Somewhat novel in its concerns, less surprising in its execution.

Pub Date: Oct. 6, 2003

ISBN: 0-15-100884-1

Page Count: 304

Publisher: Harcourt

Review Posted Online: June 24, 2010

Kirkus Reviews Issue: Aug. 1, 2003

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Dramatic, immersive, and wanting—much like desire itself.


Based on eight years of reporting and thousands of hours of interaction, a journalist chronicles the inner worlds of three women’s erotic desires.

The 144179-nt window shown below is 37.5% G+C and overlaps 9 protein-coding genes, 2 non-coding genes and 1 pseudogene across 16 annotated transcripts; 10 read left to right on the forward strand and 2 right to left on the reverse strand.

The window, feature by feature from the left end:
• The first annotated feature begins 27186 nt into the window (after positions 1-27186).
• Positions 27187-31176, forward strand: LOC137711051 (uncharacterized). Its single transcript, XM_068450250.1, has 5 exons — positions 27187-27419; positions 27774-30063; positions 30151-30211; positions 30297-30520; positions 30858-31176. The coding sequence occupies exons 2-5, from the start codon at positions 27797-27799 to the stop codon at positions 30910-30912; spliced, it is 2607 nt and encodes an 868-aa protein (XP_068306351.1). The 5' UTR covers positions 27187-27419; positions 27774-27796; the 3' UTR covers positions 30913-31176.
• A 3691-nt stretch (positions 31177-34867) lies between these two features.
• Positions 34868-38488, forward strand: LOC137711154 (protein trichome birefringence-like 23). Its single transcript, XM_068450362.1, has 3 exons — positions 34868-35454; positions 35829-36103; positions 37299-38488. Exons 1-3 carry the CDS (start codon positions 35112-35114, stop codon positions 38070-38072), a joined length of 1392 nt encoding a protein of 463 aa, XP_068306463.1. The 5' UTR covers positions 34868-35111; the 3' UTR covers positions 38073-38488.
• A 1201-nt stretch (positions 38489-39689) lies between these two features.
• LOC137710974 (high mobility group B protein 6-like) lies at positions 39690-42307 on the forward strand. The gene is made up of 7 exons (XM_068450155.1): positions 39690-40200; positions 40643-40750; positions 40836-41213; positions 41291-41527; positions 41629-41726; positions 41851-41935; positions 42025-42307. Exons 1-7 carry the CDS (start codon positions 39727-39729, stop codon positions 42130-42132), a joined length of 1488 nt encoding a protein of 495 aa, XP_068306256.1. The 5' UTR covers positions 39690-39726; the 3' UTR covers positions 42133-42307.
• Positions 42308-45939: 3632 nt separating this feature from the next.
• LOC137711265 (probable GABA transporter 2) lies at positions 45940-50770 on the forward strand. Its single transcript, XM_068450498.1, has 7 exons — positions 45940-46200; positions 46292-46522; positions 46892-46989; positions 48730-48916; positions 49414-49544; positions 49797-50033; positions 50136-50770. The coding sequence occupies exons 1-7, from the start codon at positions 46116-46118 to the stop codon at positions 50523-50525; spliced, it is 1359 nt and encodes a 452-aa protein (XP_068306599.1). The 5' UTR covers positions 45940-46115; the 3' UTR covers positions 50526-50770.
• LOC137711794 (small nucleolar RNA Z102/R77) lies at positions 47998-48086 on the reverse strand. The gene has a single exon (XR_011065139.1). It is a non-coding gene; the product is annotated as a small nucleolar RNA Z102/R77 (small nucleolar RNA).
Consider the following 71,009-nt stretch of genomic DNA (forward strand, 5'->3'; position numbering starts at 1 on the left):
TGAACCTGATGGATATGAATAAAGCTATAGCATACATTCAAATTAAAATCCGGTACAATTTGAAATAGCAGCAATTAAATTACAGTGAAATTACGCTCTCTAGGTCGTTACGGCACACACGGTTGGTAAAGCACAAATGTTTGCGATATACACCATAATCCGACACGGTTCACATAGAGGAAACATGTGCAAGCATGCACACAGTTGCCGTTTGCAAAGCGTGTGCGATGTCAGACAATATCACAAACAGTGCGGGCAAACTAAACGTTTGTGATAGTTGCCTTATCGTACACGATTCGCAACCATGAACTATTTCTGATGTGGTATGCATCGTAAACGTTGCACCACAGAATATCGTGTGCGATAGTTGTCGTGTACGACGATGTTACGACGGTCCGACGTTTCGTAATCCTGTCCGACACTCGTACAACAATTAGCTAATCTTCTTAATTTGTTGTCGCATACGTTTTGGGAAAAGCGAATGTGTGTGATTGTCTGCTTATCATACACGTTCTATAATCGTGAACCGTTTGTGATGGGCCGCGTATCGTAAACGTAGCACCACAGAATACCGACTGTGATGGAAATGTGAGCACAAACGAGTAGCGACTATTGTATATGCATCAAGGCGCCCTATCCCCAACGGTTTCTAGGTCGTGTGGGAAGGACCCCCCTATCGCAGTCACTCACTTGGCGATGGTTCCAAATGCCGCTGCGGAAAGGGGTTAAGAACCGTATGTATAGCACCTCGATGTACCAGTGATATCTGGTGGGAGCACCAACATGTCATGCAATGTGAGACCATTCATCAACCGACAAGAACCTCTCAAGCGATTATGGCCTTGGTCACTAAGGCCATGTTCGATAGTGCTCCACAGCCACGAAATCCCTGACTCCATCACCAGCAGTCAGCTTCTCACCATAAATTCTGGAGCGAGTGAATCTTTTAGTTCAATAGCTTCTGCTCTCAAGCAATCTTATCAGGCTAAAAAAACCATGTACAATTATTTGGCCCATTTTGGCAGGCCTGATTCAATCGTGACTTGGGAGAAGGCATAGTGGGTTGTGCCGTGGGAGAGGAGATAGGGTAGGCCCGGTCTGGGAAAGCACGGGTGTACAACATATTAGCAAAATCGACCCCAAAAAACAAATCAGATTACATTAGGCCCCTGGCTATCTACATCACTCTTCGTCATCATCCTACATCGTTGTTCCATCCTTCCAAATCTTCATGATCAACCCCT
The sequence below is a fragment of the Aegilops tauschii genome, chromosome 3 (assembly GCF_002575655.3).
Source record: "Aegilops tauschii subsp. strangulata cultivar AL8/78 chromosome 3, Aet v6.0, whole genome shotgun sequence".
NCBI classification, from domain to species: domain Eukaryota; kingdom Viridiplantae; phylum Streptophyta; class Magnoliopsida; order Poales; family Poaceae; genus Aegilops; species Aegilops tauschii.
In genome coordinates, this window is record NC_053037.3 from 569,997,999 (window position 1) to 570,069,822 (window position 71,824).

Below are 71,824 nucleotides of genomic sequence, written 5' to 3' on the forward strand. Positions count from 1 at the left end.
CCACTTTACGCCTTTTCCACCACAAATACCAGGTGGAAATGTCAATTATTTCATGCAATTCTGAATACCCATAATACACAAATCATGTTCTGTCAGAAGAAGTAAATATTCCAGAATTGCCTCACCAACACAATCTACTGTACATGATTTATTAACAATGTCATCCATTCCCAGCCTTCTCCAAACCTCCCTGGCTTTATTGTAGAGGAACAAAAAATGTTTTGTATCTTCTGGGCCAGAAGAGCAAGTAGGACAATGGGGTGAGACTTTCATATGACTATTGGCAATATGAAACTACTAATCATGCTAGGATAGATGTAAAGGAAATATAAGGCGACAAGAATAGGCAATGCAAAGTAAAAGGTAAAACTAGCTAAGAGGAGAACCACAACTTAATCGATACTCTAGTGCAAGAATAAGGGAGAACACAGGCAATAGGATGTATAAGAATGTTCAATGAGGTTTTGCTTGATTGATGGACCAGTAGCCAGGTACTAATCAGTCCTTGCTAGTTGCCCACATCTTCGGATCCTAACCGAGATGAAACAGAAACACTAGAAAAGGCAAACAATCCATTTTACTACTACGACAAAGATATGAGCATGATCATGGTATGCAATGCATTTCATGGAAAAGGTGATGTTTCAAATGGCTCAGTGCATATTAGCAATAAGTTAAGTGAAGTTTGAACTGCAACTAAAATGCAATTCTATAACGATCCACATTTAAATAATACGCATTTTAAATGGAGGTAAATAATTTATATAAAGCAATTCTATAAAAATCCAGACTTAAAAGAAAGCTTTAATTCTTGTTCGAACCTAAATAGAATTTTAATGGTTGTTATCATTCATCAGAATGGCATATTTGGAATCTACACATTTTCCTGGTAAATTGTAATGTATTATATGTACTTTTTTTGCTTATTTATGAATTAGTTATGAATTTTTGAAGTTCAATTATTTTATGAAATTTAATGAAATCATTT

In her dramatic debut about “what longing in America looks like,” Taddeo, who has contributed to Esquire, Elle, and other publications, follows the sex lives of three American women. On the surface, each woman’s story could be a soap opera. There’s Maggie, a teenager engaged in a secret relationship with her high school teacher; Lina, a housewife consumed by a torrid affair with an old flame; and Sloane, a wealthy restaurateur encouraged by her husband to sleep with other people while he watches. Instead of sensationalizing, the author illuminates Maggie’s, Lina’s, and Sloane’s erotic experiences in the context of their human complexities and personal histories, revealing deeper wounds and emotional yearnings. Lina’s infidelity was driven by a decade of her husband’s romantic and sexual refusal despite marriage counseling and Lina's pleading. Sloane’s Fifty Shades of Grey–like lifestyle seems far less exotic when readers learn that she has felt pressured to perform for her husband's pleasure. Taddeo’s coverage is at its most nuanced when she chronicles Maggie’s decision to go to the authorities a few years after her traumatic tryst. Recounting the subsequent trial against Maggie’s abuser, the author honors the triumph of Maggie’s courageous vulnerability as well as the devastating ramifications of her community’s disbelief. Unfortunately, this book on “female desire” conspicuously omits any meaningful discussion of social identities beyond gender and class; only in the epilogue does Taddeo mention race and its impacts on women's experiences with sex and longing. Such oversight brings a palpable white gaze to the narrative. Compounded by the author’s occasionally lackluster prose, the book’s flaws compete with its meaningful contribution to #MeToo–era reporting.